The tale of Rockwell’s ‘Lazybones’

Would you leave $1 million on your coffee table for a week? A year? A few decades? Maybe… if it didn’t quite look like $1 million.


That was the case with the Grant family, only it was a Norman Rockwell painting hanging on the wall of their New Jersey home. As The New York Times reported, the work by the American master had a place in the living room so conspicuous that it often appeared in the background of family Christmas photos.

Then in 1976, the Grants returned home to find the painting gone, taken by a burglar. The FBI would later learn the piece had found its way to an antiques dealer, who had it for years before realizing it was not a print, but an original painting.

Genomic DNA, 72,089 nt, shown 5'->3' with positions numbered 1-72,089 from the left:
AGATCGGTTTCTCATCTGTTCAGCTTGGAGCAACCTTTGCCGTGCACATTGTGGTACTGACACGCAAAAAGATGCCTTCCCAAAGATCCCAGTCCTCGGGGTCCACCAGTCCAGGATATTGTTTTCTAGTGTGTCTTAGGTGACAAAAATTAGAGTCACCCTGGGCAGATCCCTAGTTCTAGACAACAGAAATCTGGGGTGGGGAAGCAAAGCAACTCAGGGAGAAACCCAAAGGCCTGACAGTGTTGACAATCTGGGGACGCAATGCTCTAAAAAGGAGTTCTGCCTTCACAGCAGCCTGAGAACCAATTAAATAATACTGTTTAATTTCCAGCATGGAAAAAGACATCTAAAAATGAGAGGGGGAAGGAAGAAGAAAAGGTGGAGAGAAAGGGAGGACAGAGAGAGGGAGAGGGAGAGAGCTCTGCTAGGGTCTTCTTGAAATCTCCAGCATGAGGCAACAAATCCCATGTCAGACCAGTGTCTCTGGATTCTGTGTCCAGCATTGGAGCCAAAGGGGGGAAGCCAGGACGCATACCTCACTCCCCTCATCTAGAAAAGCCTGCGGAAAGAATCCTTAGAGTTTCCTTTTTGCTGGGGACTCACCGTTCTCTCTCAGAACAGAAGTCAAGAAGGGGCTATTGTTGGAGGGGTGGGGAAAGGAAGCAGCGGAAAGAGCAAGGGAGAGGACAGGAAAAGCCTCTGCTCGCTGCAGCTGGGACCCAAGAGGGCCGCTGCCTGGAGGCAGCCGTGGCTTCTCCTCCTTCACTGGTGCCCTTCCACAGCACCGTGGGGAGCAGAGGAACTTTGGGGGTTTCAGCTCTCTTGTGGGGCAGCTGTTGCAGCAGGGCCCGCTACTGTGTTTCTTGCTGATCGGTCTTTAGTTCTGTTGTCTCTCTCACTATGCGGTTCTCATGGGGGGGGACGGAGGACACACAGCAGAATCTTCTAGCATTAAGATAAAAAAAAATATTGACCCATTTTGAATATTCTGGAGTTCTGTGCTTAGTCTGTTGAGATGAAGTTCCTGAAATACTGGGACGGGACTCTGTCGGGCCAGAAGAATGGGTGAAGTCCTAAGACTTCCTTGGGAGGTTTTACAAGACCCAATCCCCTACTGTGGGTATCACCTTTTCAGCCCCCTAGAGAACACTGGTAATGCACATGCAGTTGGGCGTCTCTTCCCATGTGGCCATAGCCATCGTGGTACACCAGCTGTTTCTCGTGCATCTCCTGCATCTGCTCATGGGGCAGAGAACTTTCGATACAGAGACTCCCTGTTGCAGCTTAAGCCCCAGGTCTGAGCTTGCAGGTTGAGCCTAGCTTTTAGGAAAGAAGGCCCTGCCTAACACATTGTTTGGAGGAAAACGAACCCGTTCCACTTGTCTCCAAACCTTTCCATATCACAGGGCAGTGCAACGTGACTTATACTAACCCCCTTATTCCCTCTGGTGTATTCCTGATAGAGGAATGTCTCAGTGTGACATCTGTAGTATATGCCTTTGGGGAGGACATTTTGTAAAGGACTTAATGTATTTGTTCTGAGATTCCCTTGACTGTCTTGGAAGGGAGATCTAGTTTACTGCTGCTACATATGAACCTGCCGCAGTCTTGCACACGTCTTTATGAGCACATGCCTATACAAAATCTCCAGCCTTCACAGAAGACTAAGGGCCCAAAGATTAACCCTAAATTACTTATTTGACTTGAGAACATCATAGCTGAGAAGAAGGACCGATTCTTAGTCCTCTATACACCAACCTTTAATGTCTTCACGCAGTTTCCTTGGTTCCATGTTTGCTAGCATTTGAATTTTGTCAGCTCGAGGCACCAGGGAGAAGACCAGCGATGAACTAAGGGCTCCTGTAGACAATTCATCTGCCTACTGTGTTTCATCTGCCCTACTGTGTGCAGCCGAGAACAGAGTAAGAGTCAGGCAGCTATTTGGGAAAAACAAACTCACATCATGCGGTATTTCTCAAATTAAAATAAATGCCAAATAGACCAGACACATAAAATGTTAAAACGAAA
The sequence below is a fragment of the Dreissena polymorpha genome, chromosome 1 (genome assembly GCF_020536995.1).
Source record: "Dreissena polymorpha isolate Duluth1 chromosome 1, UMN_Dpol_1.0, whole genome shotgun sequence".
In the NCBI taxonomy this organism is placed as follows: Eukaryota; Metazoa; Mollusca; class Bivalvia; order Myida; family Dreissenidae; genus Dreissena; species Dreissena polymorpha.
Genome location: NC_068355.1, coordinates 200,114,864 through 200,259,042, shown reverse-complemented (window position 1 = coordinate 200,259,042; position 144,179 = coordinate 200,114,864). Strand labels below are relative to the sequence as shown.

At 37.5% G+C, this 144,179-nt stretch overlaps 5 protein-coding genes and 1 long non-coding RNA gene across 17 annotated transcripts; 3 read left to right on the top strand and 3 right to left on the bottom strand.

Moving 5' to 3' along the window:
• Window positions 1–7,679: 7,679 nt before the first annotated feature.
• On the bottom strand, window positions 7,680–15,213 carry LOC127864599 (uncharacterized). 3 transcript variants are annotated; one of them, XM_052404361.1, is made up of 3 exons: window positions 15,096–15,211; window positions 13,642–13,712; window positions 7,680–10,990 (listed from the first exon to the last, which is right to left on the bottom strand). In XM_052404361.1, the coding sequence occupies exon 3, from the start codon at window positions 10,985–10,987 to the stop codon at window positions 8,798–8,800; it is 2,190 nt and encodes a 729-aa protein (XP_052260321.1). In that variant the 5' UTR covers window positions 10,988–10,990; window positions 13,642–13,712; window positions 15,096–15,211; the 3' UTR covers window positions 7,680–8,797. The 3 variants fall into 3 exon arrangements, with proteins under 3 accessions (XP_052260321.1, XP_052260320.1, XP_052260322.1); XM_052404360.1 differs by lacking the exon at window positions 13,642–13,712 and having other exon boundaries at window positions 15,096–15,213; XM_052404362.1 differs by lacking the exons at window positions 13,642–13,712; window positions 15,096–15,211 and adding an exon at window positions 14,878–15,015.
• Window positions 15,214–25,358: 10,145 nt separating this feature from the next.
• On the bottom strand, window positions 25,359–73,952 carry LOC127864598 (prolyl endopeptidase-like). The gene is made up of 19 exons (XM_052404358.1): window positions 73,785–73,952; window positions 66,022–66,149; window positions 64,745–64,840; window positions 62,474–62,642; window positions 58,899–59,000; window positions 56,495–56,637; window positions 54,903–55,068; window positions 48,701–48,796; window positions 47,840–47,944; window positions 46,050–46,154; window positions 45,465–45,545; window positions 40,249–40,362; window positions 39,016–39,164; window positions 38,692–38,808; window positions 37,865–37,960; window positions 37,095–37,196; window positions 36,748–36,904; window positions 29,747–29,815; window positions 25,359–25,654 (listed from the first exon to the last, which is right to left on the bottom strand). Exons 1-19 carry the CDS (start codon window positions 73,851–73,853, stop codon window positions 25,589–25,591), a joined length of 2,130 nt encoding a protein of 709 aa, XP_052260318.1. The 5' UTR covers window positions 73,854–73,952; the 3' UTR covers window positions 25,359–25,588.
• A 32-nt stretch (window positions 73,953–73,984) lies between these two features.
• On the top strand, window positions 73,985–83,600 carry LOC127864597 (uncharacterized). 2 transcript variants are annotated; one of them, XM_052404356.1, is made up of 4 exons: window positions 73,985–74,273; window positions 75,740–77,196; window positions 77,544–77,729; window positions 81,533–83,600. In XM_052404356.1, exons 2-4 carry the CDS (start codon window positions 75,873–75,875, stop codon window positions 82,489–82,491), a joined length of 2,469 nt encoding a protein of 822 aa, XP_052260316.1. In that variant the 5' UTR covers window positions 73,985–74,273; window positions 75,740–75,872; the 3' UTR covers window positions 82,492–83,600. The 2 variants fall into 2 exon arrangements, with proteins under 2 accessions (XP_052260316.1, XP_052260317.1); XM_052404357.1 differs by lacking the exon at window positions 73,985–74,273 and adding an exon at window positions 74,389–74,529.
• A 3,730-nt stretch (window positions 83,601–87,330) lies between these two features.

Last year, on the 40th anniversary of the theft, the FBI issued an appeal for information related to the missing artwork. That’s when the dealer called law officials and handed the Rockwell over to the FBI, which promptly returned it to the family. (The Times points out the dealer does not face criminal charges.)

Earlier this year, the Grants decided not to keep the Rockwell on their walls. Instead, they will offer Lazybones to collectors at auction this November. The art, among the earliest Rockwell did for The Saturday Evening Post, is expected to realize at least $1 million.

So, what’s hanging on your walls? Maybe, just maybe, it’s more valuable than you think.

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Hector Cantú, Editor & Publisher